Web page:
Lot 48
  • 48

René Magritte

1,800,000 - 2,500,000 GBP
4,562,500 GBP
bidding is closed


  • René Magritte
  • L'IDÉE
  • signed Magritte (upper left); titled on the reverse
  • oil on canvas


Galerie Alexandre Iolas, Paris
Private Collection, Portugal (probably acquired from the above)
Andrée Stassart, Paris (acquired from the above in 1973)
Private Collection, Paris (acquired from the above in 1974)
Galerie Isy Brachot, Brussels (acquired by 1986)
Arnold Herstand, New York
Acquired from the above by the present owner in the late 1980s


Paris, Galerie Alexandre Iolas, Magritte: les images en soi, 1967
London, Marlborough Fine Art, Magritte, 1973, no. 83, illustrated in the catalogue
Paris, Galerie Isy Brachot, Le Surréalisme en Belgique I, 1986, no. 22, illustrated in the catalogue
New York, Arnold Herstand, René Magritte: Paintings, 1986
Brussels, Galerie Isy Brachot, Rétrospective Magritte dans les collections privées, 1988, illustrated in colour in the catalogue


Letter from Magritte to Iolas, 28th December 1966
Lectures pour tous, November 1967, Brussels, detail illustrated p. 49
Suzi Gablik, Magritte, London, 1970, no. 145, illustrated
Jacques Vovelle, Le Surréalisme en Belgique, Brussels, 1972, no. 165, illustrated p. 137
Harry Torczyner, Magritte: Ideas and Images, New York, 1977, no. 287, illustrated in colour p. 148
Pere Gimferrer, Magritte, Barcelona, 1986, no. 145, illustrated in colour on the cover; illustrated in colour
David Sylvester (ed.), Sarah Whitfield & Michael Raeburn, René Magritte, Catalogue Raisonné, London, 1993, vol. III, no. 1053, illustrated p. 438 

Catalogue Note

Painted in 1966, L’Idée is a witty and captivating example of one of the central themes of Magritte’s art, that of unexpectedly juxtaposed objects. With an extraordinary simplicity of means and sharpness of execution that characterised his later work, Magritte created a composition filled with a sense of mystery and ambiguity, enveloping everyday images in an enigmatic atmosphere. By combining an inanimate object with a human figure, Magritte subverts the traditional genre of portraiture, thus challenging the viewer’s expectations of a work of art and inviting new interpretations of everyday occurrences.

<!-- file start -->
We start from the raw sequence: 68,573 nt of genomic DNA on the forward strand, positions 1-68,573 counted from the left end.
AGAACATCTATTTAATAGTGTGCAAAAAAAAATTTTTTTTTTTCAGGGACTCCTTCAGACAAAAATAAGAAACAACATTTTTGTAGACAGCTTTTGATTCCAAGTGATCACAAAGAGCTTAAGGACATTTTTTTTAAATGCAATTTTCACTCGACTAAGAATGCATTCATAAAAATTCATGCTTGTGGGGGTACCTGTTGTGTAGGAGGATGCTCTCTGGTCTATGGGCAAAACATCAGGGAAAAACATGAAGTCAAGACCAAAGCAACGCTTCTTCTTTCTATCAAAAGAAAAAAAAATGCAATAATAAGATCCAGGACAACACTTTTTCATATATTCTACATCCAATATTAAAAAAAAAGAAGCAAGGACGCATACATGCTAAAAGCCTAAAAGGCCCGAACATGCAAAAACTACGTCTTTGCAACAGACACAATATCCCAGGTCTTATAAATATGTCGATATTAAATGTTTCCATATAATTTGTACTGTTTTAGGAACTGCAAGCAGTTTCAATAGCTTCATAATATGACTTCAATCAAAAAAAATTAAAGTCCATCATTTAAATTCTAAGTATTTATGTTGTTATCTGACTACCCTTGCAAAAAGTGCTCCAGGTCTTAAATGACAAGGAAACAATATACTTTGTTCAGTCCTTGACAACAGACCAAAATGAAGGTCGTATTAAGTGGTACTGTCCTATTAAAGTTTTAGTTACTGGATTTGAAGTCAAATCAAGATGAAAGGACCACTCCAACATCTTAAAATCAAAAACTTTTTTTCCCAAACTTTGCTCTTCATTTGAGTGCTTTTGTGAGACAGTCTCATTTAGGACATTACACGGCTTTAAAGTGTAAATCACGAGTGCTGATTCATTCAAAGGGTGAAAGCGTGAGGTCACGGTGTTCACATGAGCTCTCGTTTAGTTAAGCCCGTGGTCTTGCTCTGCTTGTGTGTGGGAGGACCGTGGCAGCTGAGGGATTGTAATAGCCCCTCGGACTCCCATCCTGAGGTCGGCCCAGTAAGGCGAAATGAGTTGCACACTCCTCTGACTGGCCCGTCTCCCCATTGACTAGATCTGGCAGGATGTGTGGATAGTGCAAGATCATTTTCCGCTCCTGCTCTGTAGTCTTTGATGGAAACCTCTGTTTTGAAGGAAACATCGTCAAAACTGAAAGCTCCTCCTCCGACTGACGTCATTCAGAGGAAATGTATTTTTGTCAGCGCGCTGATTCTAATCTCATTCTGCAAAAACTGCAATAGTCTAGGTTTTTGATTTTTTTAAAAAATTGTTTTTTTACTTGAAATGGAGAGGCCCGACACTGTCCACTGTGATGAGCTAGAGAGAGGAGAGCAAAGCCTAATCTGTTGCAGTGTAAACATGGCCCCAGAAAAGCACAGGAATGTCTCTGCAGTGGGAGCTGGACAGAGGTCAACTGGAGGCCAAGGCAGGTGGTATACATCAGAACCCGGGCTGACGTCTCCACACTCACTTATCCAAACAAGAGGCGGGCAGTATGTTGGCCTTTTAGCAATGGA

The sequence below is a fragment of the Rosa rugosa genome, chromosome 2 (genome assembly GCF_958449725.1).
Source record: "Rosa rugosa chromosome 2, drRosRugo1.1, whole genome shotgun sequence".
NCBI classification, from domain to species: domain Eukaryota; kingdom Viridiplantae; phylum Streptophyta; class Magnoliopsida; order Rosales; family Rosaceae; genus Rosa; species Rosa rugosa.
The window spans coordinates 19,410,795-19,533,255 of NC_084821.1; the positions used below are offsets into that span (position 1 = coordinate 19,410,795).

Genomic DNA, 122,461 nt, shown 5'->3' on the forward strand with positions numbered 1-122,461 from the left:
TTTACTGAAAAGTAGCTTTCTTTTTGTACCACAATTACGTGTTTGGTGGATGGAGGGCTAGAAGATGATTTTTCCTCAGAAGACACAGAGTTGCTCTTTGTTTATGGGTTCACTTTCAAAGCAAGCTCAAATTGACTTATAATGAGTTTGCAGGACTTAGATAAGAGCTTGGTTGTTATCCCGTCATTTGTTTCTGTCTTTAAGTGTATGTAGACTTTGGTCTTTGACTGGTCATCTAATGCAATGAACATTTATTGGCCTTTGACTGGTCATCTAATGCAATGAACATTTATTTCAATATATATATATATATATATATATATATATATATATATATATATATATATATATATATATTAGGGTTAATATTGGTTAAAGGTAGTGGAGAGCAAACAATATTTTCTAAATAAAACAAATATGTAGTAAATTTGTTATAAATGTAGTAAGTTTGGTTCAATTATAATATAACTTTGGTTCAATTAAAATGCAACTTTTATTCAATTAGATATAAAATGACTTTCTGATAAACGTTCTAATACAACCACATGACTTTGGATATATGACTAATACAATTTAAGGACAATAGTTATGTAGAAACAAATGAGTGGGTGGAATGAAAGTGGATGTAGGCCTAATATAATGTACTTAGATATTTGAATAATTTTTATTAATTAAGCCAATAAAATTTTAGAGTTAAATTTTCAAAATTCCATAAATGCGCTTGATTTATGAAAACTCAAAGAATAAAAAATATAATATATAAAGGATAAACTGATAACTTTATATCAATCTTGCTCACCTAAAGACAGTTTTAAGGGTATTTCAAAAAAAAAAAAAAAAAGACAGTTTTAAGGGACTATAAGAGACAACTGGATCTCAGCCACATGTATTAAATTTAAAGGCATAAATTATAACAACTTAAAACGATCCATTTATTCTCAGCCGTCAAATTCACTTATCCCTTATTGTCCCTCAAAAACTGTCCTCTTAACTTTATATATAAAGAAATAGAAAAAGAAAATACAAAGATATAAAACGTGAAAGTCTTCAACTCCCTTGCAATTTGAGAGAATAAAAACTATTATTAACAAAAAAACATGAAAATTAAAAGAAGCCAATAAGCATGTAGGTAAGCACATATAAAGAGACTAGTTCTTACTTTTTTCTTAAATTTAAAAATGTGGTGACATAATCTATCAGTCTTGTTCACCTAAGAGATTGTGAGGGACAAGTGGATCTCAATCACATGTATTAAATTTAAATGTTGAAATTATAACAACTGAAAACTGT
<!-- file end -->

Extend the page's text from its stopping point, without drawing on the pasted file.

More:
The imagery of the present composition has its roots in Magritte’s celebrated bowler-hatted man, which has undergone several metamorphoses in which the man’s head has gradually disappeared, giving way to the oversized apple. In La carte postale of 1960 (fig. 1) the apple appears suspended in the air, like a heavy cloud, above the image of a suited man seen from the back. In Le fils de l’homme of 1964 (fig. 2) the man is seen frontally, his facial features obscured by the apple hanging in front of him. In the present work, Magritte takes this idea a step further, eliminating the man’s head altogether and replacing it entirely with the apple which looms above his suit and collar, placed against a monochrome background. In L’Idée, therefore, the figure’s identity is completely removed, alluding to the subject of a faceless modern man, which plays such a crucial part in Magritte’s iconography.

The subject of the apple appears throughout Magritte’s work in various contexts: sometimes grotesquely enlarged to fill an entire room, sometimes fossilised into stone, or, as in the series titled Le prêtre marié, where two masked apples are placed in a landscape. This simple everyday object, often associated with the traditional genre of still-life, is thus transformed into something inexplicable and unknown. In L’Idée, by replacing what otherwise would have been a human head, the apple serves as a device for Magritte’s favourite theme, that of hiding or obscuring human beings, and rendering them as faceless figures whose individuality remains a mystery to the viewer.